Amp Live 

Murder at the Discotech

Once upon a time, Amp Live was the DJ for hip-hop duo Zion-I, a groove-driven outfit that paired uplifting lyrics with melodic backing tracks. Over the years, Zion-I evolved to keep pace with the times — emcee Zion rechristened himself "Zumbi" and cultivated a new persona. Amp Live, meanwhile, reinvented himself as a electronic solo artist. By the time Zion-I released its 2009 album, The Take Over, it had completely transformed. The material hewed a lot closer to electrofunk than hip-hop, and the producer quite obviously outstripped the emcee in talent. Now, Amp Live has consolidated his career with an album of original material, and almost none of it fits in the purview of traditional rap music.

Blame it on a market that favors Ke$ha and B.O.B. as the new "urban" alternative. But Amp Live seems to enjoy this turn of events, and, if anything, the shift away from blues and soul samples has helped stimulate his imagination. Murder at the Discotech is structured like a mix tape, but each track bears Amp Live's personal stamp. It's not hip-hop. Rather, it's a weird mélange of new-wave dance music, dubstep, studio effects, chicks with British accents, drum machine patterns, Afrofuturism, and indie rock.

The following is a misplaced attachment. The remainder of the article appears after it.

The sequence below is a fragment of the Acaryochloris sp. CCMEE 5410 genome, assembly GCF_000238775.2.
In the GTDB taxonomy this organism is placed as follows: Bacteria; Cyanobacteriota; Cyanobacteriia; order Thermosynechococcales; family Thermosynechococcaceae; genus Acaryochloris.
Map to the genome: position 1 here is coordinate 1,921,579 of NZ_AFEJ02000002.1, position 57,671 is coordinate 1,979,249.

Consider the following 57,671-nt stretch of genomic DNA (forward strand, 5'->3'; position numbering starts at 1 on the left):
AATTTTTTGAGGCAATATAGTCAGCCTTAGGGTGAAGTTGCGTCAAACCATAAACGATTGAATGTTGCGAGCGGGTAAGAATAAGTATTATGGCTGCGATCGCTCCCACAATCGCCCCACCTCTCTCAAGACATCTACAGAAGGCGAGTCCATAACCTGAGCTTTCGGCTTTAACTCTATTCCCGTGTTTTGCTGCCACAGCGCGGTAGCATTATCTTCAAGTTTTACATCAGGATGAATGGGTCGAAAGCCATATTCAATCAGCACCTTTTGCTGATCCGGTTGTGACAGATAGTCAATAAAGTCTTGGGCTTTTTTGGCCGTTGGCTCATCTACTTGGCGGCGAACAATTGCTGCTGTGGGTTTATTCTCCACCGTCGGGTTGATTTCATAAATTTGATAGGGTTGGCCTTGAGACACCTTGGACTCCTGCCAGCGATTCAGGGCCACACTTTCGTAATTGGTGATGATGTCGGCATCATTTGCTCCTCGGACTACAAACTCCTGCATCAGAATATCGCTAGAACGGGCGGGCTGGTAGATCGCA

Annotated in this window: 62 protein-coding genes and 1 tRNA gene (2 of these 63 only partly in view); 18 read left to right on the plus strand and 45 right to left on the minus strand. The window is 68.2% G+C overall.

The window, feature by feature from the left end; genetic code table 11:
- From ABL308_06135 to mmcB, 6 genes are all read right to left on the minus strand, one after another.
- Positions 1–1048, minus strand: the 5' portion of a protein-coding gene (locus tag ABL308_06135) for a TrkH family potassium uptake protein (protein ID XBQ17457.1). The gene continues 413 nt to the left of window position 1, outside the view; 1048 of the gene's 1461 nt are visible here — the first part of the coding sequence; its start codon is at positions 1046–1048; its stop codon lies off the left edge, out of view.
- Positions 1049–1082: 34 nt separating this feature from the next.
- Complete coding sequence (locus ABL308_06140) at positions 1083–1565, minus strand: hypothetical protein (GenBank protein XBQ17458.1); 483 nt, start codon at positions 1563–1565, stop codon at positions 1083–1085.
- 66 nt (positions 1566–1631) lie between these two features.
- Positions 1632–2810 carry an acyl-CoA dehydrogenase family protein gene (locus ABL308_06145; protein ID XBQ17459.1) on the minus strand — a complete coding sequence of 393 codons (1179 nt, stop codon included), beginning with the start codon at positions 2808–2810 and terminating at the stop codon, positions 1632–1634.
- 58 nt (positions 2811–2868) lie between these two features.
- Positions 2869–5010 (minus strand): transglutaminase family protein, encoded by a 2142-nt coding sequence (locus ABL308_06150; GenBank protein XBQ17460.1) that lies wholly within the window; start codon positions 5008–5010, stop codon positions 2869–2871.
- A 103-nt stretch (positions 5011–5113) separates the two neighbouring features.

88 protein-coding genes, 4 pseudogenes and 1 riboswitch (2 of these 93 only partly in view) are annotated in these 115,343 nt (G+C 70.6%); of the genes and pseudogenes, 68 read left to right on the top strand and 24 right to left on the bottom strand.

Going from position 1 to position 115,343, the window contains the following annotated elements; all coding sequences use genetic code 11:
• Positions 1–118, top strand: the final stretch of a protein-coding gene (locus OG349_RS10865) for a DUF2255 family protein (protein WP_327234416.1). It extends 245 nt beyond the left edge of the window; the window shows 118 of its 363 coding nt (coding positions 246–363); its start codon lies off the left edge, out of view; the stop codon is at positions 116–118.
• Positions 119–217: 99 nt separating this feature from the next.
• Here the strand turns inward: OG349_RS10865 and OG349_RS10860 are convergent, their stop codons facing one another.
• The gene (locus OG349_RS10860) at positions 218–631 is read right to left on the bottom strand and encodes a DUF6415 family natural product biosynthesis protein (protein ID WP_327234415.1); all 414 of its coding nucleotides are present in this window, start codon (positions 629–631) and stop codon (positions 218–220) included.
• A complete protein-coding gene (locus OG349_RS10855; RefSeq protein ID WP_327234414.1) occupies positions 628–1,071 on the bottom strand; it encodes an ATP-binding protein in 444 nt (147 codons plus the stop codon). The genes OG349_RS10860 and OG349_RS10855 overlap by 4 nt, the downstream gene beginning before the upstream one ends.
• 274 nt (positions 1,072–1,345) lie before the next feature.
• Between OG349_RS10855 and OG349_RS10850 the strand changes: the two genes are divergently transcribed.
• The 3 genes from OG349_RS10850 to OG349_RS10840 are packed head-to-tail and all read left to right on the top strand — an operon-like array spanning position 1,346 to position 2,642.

The opening song "Blast Off" could have hit the rave scene twenty years ago, and "Dropp," with local girl-group Hot Tub, is a little too redolent of J.J. Fad. But there are gems here, too. Amp Live does a couple imaginative collaborations with backpacker emcees Mickey Factz and Yak Ballz, but he sounds best working with female vocalists. His duets with Golda Supernova and Rebecca Bortman (of the indie pop band My First Earthquake) are undoubtedly the highlights of Murder. They're also a sure sign of treason: Clearly, Amp has split away from his backpacker antecedents, and he'll get dissed for the impropriety. But ultimately, it's a smart move. (Om/Child's Play)

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